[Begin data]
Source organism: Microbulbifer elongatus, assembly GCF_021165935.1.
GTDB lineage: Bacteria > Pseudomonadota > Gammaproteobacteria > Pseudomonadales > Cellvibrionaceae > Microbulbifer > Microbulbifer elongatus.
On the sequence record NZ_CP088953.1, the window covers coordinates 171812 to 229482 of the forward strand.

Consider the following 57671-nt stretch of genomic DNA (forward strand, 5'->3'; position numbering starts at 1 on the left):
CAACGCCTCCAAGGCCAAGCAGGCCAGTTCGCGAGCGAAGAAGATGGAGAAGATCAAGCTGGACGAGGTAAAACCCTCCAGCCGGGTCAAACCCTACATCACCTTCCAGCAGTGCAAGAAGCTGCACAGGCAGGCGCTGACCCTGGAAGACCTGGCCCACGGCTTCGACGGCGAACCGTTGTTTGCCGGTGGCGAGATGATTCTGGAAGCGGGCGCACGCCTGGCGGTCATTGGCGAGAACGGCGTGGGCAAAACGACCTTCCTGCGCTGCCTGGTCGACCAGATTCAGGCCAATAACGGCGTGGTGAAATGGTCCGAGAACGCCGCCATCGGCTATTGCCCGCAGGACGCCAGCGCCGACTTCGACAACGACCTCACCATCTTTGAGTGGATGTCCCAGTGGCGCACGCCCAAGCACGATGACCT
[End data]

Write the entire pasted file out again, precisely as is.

Source organism: Microbulbifer elongatus, assembly GCF_021165935.1.
GTDB lineage: Bacteria > Pseudomonadota > Gammaproteobacteria > Pseudomonadales > Cellvibrionaceae > Microbulbifer > Microbulbifer elongatus.
On the sequence record NZ_CP088953.1, the window covers coordinates 171812 to 229482 of the forward strand.

Consider the following 57671-nt stretch of genomic DNA (forward strand, 5'->3'; position numbering starts at 1 on the left):
CAACGCCTCCAAGGCCAAGCAGGCCAGTTCGCGAGCGAAGAAGATGGAGAAGATCAAGCTGGACGAGGTAAAACCCTCCAGCCGGGTCAAACCCTACATCACCTTCCAGCAGTGCAAGAAGCTGCACAGGCAGGCGCTGACCCTGGAAGACCTGGCCCACGGCTTCGACGGCGAACCGTTGTTTGCCGGTGGCGAGATGATTCTGGAAGCGGGCGCACGCCTGGCGGTCATTGGCGAGAACGGCGTGGGCAAAACGACCTTCCTGCGCTGCCTGGTCGACCAGATTCAGGCCAATAACGGCGTGGTGAAATGGTCCGAGAACGCCGCCATCGGCTATTGCCCGCAGGACGCCAGCGCCGACTTCGACAACGACCTCACCATCTTTGAGTGGATGTCCCAGTGGCGCACGCCCAAGCACGATGACCT